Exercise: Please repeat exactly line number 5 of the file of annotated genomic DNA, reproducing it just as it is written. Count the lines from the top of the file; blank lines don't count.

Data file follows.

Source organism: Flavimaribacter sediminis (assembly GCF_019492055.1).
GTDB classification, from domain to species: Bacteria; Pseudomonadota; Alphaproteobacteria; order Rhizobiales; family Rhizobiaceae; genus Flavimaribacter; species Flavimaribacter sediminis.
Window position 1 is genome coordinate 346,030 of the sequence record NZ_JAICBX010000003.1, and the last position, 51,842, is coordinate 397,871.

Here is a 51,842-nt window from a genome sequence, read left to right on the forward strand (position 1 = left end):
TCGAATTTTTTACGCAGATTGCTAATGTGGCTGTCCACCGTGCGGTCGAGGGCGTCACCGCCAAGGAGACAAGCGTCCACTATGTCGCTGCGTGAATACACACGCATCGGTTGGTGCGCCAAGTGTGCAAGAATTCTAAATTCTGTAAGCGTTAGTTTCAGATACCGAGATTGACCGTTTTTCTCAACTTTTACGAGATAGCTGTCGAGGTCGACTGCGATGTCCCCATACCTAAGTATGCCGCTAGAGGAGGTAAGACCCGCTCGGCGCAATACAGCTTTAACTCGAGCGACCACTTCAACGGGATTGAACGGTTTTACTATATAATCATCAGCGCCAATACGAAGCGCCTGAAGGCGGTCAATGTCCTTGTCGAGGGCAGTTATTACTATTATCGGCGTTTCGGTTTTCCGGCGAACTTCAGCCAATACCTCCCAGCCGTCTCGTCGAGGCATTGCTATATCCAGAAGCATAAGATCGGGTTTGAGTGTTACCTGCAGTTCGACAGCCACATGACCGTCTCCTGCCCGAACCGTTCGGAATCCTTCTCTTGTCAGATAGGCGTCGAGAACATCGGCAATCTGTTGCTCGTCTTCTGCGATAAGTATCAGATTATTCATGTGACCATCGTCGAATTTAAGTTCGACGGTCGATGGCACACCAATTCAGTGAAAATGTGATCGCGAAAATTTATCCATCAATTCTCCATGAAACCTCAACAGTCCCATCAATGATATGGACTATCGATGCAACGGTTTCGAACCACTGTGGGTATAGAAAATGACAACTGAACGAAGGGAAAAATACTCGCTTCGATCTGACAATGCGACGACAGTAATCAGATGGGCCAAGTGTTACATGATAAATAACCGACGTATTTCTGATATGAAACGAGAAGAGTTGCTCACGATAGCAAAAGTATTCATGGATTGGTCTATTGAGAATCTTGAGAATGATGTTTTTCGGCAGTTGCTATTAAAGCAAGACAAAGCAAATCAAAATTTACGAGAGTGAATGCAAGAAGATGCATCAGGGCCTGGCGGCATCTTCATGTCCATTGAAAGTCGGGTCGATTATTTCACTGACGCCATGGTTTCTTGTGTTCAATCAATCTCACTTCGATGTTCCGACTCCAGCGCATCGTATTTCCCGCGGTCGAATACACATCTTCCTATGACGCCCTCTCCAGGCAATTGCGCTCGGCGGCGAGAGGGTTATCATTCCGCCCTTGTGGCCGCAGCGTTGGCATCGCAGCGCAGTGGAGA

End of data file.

TCGAATTTTTTACGCAGATTGCTAATGTGGCTGTCCACCGTGCGGTCGAGGGCGTCACCGCCAAGGAGACAAGCGTCCACTATGTCGCTGCGTGAATACACACGCATCGGTTGGTGCGCCAAGTGTGCAAGAATTCTAAATTCTGTAAGCGTTAGTTTCAGATACCGAGATTGACCGTTTTTCTCAACTTTTACGAGATAGCTGTCGAGGTCGACTGCGATGTCCCCATACCTAAGTATGCCGCTAGAGGAGGTAAGACCCGCTCGGCGCAATACAGCTTTAACTCGAGCGACCACTTCAACGGGATTGAACGGTTTTACTATATAATCATCAGCGCCAATACGAAGCGCCTGAAGGCGGTCAATGTCCTTGTCGAGGGCAGTTATTACTATTATCGGCGTTTCGGTTTTCCGGCGAACTTCAGCCAATACCTCCCAGCCGTCTCGTCGAGGCATTGCTATATCCAGAAGCATAAGATCGGGTTTGAGTGTTACCTGCAGTTCGACAGCCACATGACCGTCTCCTGCCCGAACCGTTCGGAATCCTTCTCTTGTCAGATAGGCGTCGAGAACATCGGCAATCTGTTGCTCGTCTTCTGCGATAAGTATCAGATTATTCATGTGACCATCGTCGAATTTAAGTTCGACGGTCGATGGCACACCAATTCAGTGAAAATGTGATCGCGAAAATTTATCCATCAATTCTCCATGAAACCTCAACAGTCCCATCAATGATATGGACTATCGATGCAACGGTTTCGAACCACTGTGGGTATAGAAAATGACAACTGAACGAAGGGAAAAATACTCGCTTCGATCTGACAATGCGACGACAGTAATCAGATGGGCCAAGTGTTACATGATAAATAACCGACGTATTTCTGATATGAAACGAGAAGAGTTGCTCACGATAGCAAAAGTATTCATGGATTGGTCTATTGAGAATCTTGAGAATGATGTTTTTCGGCAGTTGCTATTAAAGCAAGACAAAGCAAATCAAAATTTACGAGAGTGAATGCAAGAAGATGCATCAGGGCCTGGCGGCATCTTCATGTCCATTGAAAGTCGGGTCGATTATTTCACTGACGCCATGGTTTCTTGTGTTCAATCAATCTCACTTCGATGTTCCGACTCCAGCGCATCGTATTTCCCGCGGTCGAATACACATCTTCCTATGACGCCCTCTCCAGGCAATTGCGCTCGGCGGCGAGAGGGTTATCATTCCGCCCTTGTGGCCGCAGCGTTGGCATCGCAGCGCAGTGGAGA